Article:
Elizabeth R. Schiltz, Dueling Vocations: Managing the Tensions Between Our Private and Public Callings, in Women, Sex, and the Church; A Case for Catholic Teaching (Erika Bachiochi ed., Pauline Books & Media, 2010).
Elizabeth R. Schiltz, Living in the Shadow of Mönchberg: Prenatal Testing and Genetic Abortion, in The Cost of “Choice”: Women Evaluate the Impact of Abortion (Erika Bachiochi ed., Encounter Books, 2004) reprinted in Defiant Birth: Women Who Give Birth Against Medical Expectations (Melinda Reist ed., Spinifex Press, 2006).
Elizabeth R. Schiltz, Exposing the Cracks in the Foundations of Disability Law, 75 Law & Contemp. Probs. (forthcoming 2012).
Elizabeth R. Schiltz, The Paradox of the Global and the Local in the Financial Crisis of 2008: Applying the Lessons of Charitas in Veritate to the Regulation of Consumer Credit in the United States and the European Union, 26 J.L. & Religion 173 (2010).
Elizabeth R. Schiltz, Learning from Mary: The Feminine Vocation and American Law, 8 Ave Maria L. Rev. 101 (2009).
Elizabeth R. Schiltz, Foreword: Workplace Restructuring to Accommodate Family Life, 4 U. St. Thomas L.J. 343 (2008).
Elizabeth R. Schiltz, Damming Watters: Channeling the Power of Federal Preemption of State Consumer Banking Laws, 35 Fla. St. U. L. Rev. 893 (2008).
Elizabeth R. Schiltz, Should Bearing the Child Mean Bearing All the Cost? A Catholic Perspective on the Sacrifice of Motherhood and the Common Good, 10 Logos: J. Cath. Thought & Culture 15 (2007).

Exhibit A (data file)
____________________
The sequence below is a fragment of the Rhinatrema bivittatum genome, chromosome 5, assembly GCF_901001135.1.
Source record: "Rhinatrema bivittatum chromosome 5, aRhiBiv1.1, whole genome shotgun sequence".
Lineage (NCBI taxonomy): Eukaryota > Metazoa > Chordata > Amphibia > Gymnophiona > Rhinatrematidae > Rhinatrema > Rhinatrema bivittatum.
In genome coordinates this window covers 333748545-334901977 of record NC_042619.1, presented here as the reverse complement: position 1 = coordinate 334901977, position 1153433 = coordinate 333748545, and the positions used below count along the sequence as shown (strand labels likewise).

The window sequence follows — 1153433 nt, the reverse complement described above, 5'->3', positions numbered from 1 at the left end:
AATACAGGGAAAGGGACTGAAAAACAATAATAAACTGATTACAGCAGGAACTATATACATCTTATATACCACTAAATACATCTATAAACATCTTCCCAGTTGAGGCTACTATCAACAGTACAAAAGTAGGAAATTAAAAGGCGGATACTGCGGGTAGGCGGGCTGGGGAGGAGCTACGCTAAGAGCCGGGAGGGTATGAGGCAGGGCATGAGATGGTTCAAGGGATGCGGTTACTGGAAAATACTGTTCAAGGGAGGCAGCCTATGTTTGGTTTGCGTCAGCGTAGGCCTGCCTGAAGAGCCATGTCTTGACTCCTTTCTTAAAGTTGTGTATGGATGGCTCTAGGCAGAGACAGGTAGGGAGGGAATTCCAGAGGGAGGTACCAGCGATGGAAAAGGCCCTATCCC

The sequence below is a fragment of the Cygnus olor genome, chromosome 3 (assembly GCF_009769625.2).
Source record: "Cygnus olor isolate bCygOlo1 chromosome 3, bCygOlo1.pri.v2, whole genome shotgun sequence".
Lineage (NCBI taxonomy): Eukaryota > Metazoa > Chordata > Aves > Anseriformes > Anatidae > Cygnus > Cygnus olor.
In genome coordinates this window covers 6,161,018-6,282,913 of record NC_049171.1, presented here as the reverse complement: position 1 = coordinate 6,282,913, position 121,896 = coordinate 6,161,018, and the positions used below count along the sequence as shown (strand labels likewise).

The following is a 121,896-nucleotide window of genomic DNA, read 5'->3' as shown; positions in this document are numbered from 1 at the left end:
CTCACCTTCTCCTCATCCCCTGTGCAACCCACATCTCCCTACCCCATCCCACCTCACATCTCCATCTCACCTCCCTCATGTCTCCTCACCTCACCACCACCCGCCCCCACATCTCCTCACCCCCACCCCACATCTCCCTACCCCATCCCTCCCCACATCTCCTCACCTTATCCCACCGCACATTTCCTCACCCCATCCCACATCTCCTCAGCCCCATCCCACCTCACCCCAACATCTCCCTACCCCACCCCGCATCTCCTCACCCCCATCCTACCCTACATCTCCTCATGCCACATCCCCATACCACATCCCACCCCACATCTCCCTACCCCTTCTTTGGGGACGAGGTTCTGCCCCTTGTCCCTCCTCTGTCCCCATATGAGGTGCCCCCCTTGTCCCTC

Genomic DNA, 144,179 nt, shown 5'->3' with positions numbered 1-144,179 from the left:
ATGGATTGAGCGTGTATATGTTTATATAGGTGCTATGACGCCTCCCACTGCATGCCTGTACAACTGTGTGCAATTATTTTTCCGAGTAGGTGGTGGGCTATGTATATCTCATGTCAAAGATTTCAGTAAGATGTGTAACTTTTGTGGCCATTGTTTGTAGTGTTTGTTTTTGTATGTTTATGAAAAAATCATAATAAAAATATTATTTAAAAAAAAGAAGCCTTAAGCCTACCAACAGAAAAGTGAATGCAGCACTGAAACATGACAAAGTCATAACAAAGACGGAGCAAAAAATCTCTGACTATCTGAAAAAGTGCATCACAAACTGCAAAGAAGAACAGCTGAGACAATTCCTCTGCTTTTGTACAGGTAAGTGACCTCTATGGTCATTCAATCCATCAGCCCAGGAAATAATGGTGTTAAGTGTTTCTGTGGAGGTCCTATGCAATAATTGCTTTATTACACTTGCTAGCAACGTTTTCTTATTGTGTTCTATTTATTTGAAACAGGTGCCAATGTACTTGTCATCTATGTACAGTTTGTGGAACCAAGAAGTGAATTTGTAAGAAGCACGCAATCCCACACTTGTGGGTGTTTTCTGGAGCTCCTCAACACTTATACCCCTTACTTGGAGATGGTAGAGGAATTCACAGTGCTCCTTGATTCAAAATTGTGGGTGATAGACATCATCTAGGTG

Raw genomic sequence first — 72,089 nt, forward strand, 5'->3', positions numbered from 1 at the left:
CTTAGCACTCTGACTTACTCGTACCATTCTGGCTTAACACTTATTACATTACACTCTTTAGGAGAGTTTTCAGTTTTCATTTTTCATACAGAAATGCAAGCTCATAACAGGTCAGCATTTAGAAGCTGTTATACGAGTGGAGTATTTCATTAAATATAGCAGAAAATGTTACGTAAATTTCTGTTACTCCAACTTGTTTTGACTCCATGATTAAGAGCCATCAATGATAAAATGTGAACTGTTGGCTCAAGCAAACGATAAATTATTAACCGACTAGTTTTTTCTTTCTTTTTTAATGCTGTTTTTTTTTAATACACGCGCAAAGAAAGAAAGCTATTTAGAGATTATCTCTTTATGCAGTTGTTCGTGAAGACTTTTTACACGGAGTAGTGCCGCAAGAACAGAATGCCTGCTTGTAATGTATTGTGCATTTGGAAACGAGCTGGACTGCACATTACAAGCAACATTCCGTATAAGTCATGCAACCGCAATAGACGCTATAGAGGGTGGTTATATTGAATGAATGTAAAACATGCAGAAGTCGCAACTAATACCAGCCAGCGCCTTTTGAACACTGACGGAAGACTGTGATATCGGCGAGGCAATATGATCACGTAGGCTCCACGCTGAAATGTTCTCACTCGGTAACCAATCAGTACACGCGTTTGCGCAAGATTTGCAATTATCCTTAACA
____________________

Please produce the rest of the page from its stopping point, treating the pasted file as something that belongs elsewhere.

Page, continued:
Elizabeth R. Schiltz, Motherhood and the Mission: What Catholic Law Schools Could Learn from Harvard about Women, 56 Cath. U. L. Rev. 405 (2007).
Elizabeth R. Schiltz, West, MacIntyre and Wojtyla: Pope John Paul II’s Contribution to the Development of a Dependency-Based Theory of Justice, 45 J. Cath. Legal Stud. 369 (2007).
Elizabeth R. Schiltz & Kimberly M. Gartner, What's Your Score? Educating College Students About Credit Card Debt, 24 St. Louis U. Pub. L. Rev. 401 (2005).
Elizabeth R. Schiltz, The Amazing, Elastic, Ever-Expanding Exportation Doctrine and Its Effect on Predatory Lending Regulation, 88 Minn. L. Rev. 518 (2004).
Rulemaking under Dodd-Frank: Putting the “Person” back into the Consumer Lending Process, U. of St. Thomas J. of Law & Pub. Pol. (forthcoming 2014)
Navigating Ambivalence, Invited Commentary for Narrative Symposium: Living with the Label “Disability”: Personal Narrative as a Resource for Responsive and Informed Practice in Biomedicine and Bioethics, 3.3 NARRATIVE INQUIRY IN BIOETHICS 241 (2013)
Elizabeth R. Schiltz, John Henry Cardinal Newman, An Essay on the Development of Christian Doctrine (1878), 1 J. Christian Legal Thought, Spring 2011, at 16.
Elizabeth R. Schiltz, To Procreate or Not to Procreate? The Question Asks: Do We Trust Our Creator?, Il Sussidiaro.net (June 22, 2010).
Elizabeth R. Schiltz, Subsidiarity and the Financial Crisis, First Things Online: On the Square (Apr. 8, 2009).
Elizabeth R. Schiltz, Catholic Feminism: An Oxymoron or ‘Deeper Truths’, St. Thomas Law., Winter 2008, at 18.
Elizabeth R. Schiltz, The Disabled Jesus: A Parent Looks at the Logic Behind Prenatal Testing and Stem Cell Research, Am., March 12, 2007 at 16.
Elizabeth R. Schiltz, We Are All Loved, But Some of Us Know That Better, Our Sunday Visitor, Jan. 7, 2007, at 16.
Elizabeth R. Schiltz, Confessions of a Genetic Outlaw, Hum. Life Rev., Summer/Fall 2006, at 139.
Elizabeth R. Schiltz, Credit Union Lobbyists' Show Kept Big Issues Offscreen, Am. Banker, Aug. 19, 1998, at 3.
Elizabeth R. Schiltz, Credit Union Ruling Victory for 'Little Guy', S. Bend Trib., Mar. 30, 1998, at A9.